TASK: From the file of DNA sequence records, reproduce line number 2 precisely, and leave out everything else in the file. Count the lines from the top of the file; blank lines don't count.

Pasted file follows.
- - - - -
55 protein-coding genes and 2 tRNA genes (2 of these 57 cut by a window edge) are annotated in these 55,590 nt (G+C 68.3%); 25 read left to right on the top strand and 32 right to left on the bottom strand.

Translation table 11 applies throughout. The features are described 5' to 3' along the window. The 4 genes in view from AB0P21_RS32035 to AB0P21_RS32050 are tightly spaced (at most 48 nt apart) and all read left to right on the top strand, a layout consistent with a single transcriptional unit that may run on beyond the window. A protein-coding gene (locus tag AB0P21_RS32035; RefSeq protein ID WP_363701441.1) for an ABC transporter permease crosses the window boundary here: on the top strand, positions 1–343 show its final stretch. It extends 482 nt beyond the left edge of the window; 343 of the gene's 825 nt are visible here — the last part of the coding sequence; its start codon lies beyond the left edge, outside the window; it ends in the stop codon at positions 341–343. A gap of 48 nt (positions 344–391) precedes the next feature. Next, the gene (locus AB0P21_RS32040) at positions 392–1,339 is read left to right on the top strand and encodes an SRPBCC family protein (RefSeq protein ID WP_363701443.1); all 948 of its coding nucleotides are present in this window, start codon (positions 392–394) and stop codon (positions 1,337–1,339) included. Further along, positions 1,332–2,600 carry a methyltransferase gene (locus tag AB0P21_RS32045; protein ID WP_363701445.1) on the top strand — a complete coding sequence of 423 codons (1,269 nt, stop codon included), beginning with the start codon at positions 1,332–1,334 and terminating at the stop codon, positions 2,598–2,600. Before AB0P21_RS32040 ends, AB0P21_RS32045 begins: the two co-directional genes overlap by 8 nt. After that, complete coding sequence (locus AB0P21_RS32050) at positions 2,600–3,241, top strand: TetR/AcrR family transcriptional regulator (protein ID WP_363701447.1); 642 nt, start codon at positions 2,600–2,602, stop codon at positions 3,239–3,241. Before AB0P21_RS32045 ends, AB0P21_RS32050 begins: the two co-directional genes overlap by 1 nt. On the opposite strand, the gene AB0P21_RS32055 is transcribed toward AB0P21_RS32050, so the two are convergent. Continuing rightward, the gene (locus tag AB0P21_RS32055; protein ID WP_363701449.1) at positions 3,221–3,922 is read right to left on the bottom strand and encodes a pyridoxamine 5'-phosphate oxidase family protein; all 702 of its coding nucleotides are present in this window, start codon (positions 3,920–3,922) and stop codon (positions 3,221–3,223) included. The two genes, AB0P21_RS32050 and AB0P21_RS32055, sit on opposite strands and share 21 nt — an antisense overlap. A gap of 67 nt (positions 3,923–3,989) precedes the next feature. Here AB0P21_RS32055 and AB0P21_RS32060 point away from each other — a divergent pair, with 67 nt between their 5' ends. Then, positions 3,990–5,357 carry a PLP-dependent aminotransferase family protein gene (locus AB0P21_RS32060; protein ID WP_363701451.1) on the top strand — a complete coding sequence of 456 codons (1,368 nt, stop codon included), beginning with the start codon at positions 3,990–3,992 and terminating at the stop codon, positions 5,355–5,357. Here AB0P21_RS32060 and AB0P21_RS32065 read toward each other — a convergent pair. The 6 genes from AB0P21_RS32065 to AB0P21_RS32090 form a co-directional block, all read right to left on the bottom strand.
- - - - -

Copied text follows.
Translation table 11 applies throughout. The features are described 5' to 3' along the window. The 4 genes in view from AB0P21_RS32035 to AB0P21_RS32050 are tightly spaced (at most 48 nt apart) and all read left to right on the top strand, a layout consistent with a single transcriptional unit that may run on beyond the window. A protein-coding gene (locus tag AB0P21_RS32035; RefSeq protein ID WP_363701441.1) for an ABC transporter permease crosses the window boundary here: on the top strand, positions 1–343 show its final stretch. It extends 482 nt beyond the left edge of the window; 343 of the gene's 825 nt are visible here — the last part of the coding sequence; its start codon lies beyond the left edge, outside the window; it ends in the stop codon at positions 341–343. A gap of 48 nt (positions 344–391) precedes the next feature. Next, the gene (locus AB0P21_RS32040) at positions 392–1,339 is read left to right on the top strand and encodes an SRPBCC family protein (RefSeq protein ID WP_363701443.1); all 948 of its coding nucleotides are present in this window, start codon (positions 392–394) and stop codon (positions 1,337–1,339) included. Further along, positions 1,332–2,600 carry a methyltransferase gene (locus tag AB0P21_RS32045; protein ID WP_363701445.1) on the top strand — a complete coding sequence of 423 codons (1,269 nt, stop codon included), beginning with the start codon at positions 1,332–1,334 and terminating at the stop codon, positions 2,598–2,600. Before AB0P21_RS32040 ends, AB0P21_RS32045 begins: the two co-directional genes overlap by 8 nt. After that, complete coding sequence (locus AB0P21_RS32050) at positions 2,600–3,241, top strand: TetR/AcrR family transcriptional regulator (protein ID WP_363701447.1); 642 nt, start codon at positions 2,600–2,602, stop codon at positions 3,239–3,241. Before AB0P21_RS32045 ends, AB0P21_RS32050 begins: the two co-directional genes overlap by 1 nt. On the opposite strand, the gene AB0P21_RS32055 is transcribed toward AB0P21_RS32050, so the two are convergent. Continuing rightward, the gene (locus tag AB0P21_RS32055; protein ID WP_363701449.1) at positions 3,221–3,922 is read right to left on the bottom strand and encodes a pyridoxamine 5'-phosphate oxidase family protein; all 702 of its coding nucleotides are present in this window, start codon (positions 3,920–3,922) and stop codon (positions 3,221–3,223) included. The two genes, AB0P21_RS32050 and AB0P21_RS32055, sit on opposite strands and share 21 nt — an antisense overlap. A gap of 67 nt (positions 3,923–3,989) precedes the next feature. Here AB0P21_RS32055 and AB0P21_RS32060 point away from each other — a divergent pair, with 67 nt between their 5' ends. Then, positions 3,990–5,357 carry a PLP-dependent aminotransferase family protein gene (locus AB0P21_RS32060; protein ID WP_363701451.1) on the top strand — a complete coding sequence of 456 codons (1,368 nt, stop codon included), beginning with the start codon at positions 3,990–3,992 and terminating at the stop codon, positions 5,355–5,357. Here AB0P21_RS32060 and AB0P21_RS32065 read toward each other — a convergent pair. The 6 genes from AB0P21_RS32065 to AB0P21_RS32090 form a co-directional block, all read right to left on the bottom strand.